|© RJ Wiley|
A rare ghost orchid bloomed for the fourth consecutive year and months early on an ancient bald cypress tree this weekend at Audubon’s Corkscrew Swamp Sanctuary near Naples.
The bloom was discovered Friday, March 26, 2010, and has one blossom. Audubon is investigating the cause of the early bloom. Since 2007, the elusive flower has bloomed in June or July. Since 2007, area biologists nicknamed this specimen the super ghost, since typically ghost orchids might have between one and three blossoms per year, if they bloom at all.
“We have had an exceptionally cold and wet winter this year, which may be reasons for the early bloom,” said Ed Carlson, director of Corkscrew Swamp Sanctuary. “But we are still investigating the mystery.”
The ghost orchid (Polyrrhiza lindenii) is an extremely rare, epiphytic orchid that grows without leaves on the trunks of trees in a small concentrated area of Southwest Florida. The plants are usually only visible to intrepid adventurers who must hike through hip deep water in the area’s cypress, pop ash and pond apple sloughs to reach them. The ghost orchid, preyed upon by poachers, was the subject of bestselling author Susan Orlean’s book The Orchid Thief and the subsequent movie adaptation.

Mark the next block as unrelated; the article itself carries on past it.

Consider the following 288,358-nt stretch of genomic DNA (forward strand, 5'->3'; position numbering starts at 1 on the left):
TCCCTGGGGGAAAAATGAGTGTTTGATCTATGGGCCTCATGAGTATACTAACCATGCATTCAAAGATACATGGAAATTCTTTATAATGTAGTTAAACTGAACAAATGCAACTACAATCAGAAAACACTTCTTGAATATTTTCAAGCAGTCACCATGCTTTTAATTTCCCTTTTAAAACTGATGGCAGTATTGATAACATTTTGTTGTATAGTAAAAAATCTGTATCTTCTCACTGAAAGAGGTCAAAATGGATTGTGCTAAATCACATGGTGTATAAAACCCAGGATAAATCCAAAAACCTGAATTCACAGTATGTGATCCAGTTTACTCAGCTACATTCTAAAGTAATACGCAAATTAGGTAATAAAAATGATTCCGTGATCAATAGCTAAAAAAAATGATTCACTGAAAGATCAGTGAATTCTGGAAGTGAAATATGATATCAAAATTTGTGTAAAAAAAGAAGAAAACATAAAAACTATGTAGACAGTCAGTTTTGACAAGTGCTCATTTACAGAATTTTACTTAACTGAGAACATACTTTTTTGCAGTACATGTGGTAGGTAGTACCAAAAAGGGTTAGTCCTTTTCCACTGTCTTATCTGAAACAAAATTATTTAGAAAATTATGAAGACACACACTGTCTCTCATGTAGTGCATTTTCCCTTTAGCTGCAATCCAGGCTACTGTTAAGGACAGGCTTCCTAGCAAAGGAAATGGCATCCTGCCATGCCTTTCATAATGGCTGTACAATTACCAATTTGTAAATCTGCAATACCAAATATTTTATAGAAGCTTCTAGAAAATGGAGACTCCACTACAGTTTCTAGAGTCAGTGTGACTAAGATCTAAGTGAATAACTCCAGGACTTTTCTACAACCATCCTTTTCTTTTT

The ghost orchid is one of a number of extraordinary species of plant and wildlife that make Corkscrew Swamp Sanctuary their home. The 13,000 acres also protect the largest stand of old growth bald cypress in North America. Because of its unique and rich biodiversity, Corkscrew was officially designated a Ramsar Wetland of International Importance in 2009, underscoring the need to protect this vital resource from a host of threats, including invasive species and development in sensitive watersheds for which Corkscrew serves as an essential link. Nearly 200 species of birds thrive in the sanctuary, renowned as home to America's largest nesting colonies of Wood Stork, a federally endangered species. The storks nest in majestic 600-year-old bald cypress, reaching heights of 40 meters.
Orchid lovers have a window of about two weeks to spot the ghost orchid bloom. Visitors to the sanctuary will find spotting scopes for easy close-up views set up along the sanctuary’s boardwalk. Serious photographers should bring long lenses, as the plant is growing at a height of about 50 feet on the trunk of a bald cypress tree located 150 feet from the boardwalk.